The “karimba style” use of the right index finger puts it over the top of a tine, plucking down
How do you play the kalimba? Mainly, you use your two thumbs, but you should not overlook the fingers. It turns out there are multiple ways to use the right index finger, and you can adapt these techniques to a wide variety of kalimbas.
The technique we show here is the “karimba style” use of the right index finger. The “mbira style” (discussed in the previous tip in this series) used the right index finger coming from below the tine and flicking upward. The “karimba style” rotates the right index finger counter-clockwise such that it is coming from above one of the upper notes, and then flicking down.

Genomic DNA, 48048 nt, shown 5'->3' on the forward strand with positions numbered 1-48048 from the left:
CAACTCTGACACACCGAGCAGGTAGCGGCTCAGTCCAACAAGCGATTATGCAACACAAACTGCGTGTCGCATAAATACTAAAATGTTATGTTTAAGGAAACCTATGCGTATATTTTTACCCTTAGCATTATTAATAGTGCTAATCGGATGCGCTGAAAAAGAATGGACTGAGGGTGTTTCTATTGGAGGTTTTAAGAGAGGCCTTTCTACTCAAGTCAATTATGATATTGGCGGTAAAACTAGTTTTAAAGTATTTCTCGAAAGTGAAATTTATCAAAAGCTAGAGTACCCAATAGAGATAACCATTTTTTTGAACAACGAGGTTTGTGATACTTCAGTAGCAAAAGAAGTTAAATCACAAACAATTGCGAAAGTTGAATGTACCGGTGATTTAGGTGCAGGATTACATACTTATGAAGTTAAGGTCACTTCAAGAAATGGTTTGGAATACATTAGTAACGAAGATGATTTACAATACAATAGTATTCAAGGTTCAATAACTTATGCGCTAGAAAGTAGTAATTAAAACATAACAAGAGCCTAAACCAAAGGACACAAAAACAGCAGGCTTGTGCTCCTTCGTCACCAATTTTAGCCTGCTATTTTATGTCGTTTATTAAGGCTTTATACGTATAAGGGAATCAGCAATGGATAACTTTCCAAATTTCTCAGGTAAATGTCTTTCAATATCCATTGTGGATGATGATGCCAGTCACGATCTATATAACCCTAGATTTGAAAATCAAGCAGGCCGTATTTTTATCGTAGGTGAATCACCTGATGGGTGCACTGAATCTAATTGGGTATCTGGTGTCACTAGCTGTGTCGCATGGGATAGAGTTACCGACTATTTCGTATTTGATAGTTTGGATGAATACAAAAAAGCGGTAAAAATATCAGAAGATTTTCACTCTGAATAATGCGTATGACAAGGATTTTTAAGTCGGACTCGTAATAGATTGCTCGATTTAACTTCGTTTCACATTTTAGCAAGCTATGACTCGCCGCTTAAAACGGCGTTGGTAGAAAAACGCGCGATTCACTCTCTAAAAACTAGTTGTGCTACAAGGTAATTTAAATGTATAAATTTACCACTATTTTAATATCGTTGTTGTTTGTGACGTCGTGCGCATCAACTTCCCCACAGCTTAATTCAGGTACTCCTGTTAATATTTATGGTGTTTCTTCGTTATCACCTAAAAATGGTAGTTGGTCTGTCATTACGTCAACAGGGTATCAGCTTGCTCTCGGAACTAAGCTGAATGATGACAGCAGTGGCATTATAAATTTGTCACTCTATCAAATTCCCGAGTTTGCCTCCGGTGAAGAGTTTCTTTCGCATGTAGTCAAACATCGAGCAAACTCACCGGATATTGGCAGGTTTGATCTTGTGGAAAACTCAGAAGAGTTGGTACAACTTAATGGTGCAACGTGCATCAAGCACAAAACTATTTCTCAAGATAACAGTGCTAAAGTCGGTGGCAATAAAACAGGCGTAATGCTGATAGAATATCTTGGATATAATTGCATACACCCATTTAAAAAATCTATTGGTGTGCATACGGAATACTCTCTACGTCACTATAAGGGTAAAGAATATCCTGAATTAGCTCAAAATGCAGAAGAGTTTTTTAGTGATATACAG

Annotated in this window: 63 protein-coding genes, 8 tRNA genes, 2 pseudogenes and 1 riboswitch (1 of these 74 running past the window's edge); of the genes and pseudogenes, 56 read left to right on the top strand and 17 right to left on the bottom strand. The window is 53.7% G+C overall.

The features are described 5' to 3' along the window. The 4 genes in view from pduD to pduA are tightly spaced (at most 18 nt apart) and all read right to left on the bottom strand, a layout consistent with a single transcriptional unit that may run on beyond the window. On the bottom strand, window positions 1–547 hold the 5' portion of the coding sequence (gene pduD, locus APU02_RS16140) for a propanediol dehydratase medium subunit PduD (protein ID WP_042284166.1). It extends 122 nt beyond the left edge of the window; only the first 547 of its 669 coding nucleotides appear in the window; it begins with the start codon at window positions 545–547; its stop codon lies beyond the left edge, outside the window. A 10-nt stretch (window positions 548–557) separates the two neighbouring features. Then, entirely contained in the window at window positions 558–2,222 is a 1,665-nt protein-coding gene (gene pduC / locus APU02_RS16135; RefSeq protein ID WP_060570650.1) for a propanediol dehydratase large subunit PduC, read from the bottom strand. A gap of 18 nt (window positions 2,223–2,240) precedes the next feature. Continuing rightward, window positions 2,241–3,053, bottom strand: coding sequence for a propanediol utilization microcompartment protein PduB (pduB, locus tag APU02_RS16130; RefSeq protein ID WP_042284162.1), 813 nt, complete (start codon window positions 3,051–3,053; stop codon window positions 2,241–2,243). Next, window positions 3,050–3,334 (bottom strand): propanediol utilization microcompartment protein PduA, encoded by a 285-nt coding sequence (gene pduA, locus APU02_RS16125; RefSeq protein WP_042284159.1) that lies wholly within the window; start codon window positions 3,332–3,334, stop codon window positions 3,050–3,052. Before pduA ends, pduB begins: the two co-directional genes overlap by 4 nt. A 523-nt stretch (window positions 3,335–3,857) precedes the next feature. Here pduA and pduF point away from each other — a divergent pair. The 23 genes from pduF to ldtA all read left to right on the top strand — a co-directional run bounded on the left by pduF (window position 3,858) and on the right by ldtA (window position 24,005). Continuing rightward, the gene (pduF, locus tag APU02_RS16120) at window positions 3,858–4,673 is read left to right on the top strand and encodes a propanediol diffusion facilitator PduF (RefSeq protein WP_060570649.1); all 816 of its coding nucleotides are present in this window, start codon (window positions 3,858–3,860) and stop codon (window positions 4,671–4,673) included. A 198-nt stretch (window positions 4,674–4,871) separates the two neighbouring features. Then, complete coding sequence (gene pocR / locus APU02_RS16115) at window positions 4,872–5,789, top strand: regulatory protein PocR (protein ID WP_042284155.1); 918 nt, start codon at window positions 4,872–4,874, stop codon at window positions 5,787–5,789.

The “karimba technique” is used especially on the karimba, also known as the mbira nyunga nyunga. On the right side of this instrument, the upper row notes are exactly an octave above their adjacent lower row notes. The octave is the most fundamental of harmonies, and the fact that it is so transparently reflected in the physical structure of the karimba is essential to our appreciation of the collective African Mind that developed this structure over time. Note how the physical structure of the instrument informs the music that it makes.
The right index finger is mainly used when playing octave pairs on the right side.
In the video below, go to 0:50 to see the “karimba style” use of the right index finger.